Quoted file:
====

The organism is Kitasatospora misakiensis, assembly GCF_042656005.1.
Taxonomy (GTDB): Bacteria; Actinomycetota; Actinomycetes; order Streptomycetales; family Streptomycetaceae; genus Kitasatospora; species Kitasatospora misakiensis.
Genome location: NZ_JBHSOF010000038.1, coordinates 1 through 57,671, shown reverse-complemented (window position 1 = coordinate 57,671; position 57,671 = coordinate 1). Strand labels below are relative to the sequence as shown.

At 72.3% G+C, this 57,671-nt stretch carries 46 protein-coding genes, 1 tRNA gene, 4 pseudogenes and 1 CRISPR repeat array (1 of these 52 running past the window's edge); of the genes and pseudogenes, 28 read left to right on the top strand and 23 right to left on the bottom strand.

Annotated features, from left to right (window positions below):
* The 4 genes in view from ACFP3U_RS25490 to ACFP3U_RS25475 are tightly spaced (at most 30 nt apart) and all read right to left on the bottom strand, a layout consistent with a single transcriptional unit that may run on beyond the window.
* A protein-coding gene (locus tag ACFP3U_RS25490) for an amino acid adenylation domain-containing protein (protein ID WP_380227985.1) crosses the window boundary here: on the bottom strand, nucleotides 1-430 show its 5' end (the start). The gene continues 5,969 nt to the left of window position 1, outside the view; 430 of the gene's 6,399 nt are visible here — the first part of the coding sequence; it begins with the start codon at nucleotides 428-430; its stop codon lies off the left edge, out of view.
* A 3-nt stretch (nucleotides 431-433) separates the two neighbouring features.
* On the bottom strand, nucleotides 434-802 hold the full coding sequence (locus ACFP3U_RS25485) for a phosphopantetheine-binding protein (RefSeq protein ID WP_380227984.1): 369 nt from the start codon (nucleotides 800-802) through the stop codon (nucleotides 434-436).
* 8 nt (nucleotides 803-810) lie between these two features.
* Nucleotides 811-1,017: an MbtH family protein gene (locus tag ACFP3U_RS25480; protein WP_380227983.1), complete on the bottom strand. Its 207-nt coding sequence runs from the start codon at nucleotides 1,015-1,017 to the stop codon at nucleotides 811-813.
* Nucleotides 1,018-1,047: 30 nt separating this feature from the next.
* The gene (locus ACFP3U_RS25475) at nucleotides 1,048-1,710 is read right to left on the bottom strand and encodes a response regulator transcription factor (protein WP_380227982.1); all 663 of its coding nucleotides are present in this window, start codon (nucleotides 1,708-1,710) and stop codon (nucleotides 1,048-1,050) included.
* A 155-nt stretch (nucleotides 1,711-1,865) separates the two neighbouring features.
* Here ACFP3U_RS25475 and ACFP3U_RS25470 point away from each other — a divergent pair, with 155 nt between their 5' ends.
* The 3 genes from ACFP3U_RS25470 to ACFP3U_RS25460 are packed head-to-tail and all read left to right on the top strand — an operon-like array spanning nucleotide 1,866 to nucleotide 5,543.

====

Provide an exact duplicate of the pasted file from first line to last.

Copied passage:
The organism is Kitasatospora misakiensis, assembly GCF_042656005.1.
Taxonomy (GTDB): Bacteria; Actinomycetota; Actinomycetes; order Streptomycetales; family Streptomycetaceae; genus Kitasatospora; species Kitasatospora misakiensis.
Genome location: NZ_JBHSOF010000038.1, coordinates 1 through 57,671, shown reverse-complemented (window position 1 = coordinate 57,671; position 57,671 = coordinate 1). Strand labels below are relative to the sequence as shown.

At 72.3% G+C, this 57,671-nt stretch carries 46 protein-coding genes, 1 tRNA gene, 4 pseudogenes and 1 CRISPR repeat array (1 of these 52 running past the window's edge); of the genes and pseudogenes, 28 read left to right on the top strand and 23 right to left on the bottom strand.

Annotated features, from left to right (window positions below):
* The 4 genes in view from ACFP3U_RS25490 to ACFP3U_RS25475 are tightly spaced (at most 30 nt apart) and all read right to left on the bottom strand, a layout consistent with a single transcriptional unit that may run on beyond the window.
* A protein-coding gene (locus tag ACFP3U_RS25490) for an amino acid adenylation domain-containing protein (protein ID WP_380227985.1) crosses the window boundary here: on the bottom strand, nucleotides 1-430 show its 5' end (the start). The gene continues 5,969 nt to the left of window position 1, outside the view; 430 of the gene's 6,399 nt are visible here — the first part of the coding sequence; it begins with the start codon at nucleotides 428-430; its stop codon lies off the left edge, out of view.
* A 3-nt stretch (nucleotides 431-433) separates the two neighbouring features.
* On the bottom strand, nucleotides 434-802 hold the full coding sequence (locus ACFP3U_RS25485) for a phosphopantetheine-binding protein (RefSeq protein ID WP_380227984.1): 369 nt from the start codon (nucleotides 800-802) through the stop codon (nucleotides 434-436).
* 8 nt (nucleotides 803-810) lie between these two features.
* Nucleotides 811-1,017: an MbtH family protein gene (locus tag ACFP3U_RS25480; protein WP_380227983.1), complete on the bottom strand. Its 207-nt coding sequence runs from the start codon at nucleotides 1,015-1,017 to the stop codon at nucleotides 811-813.
* Nucleotides 1,018-1,047: 30 nt separating this feature from the next.
* The gene (locus ACFP3U_RS25475) at nucleotides 1,048-1,710 is read right to left on the bottom strand and encodes a response regulator transcription factor (protein WP_380227982.1); all 663 of its coding nucleotides are present in this window, start codon (nucleotides 1,708-1,710) and stop codon (nucleotides 1,048-1,050) included.
* A 155-nt stretch (nucleotides 1,711-1,865) separates the two neighbouring features.
* Here ACFP3U_RS25475 and ACFP3U_RS25470 point away from each other — a divergent pair, with 155 nt between their 5' ends.
* The 3 genes from ACFP3U_RS25470 to ACFP3U_RS25460 are packed head-to-tail and all read left to right on the top strand — an operon-like array spanning nucleotide 1,866 to nucleotide 5,543.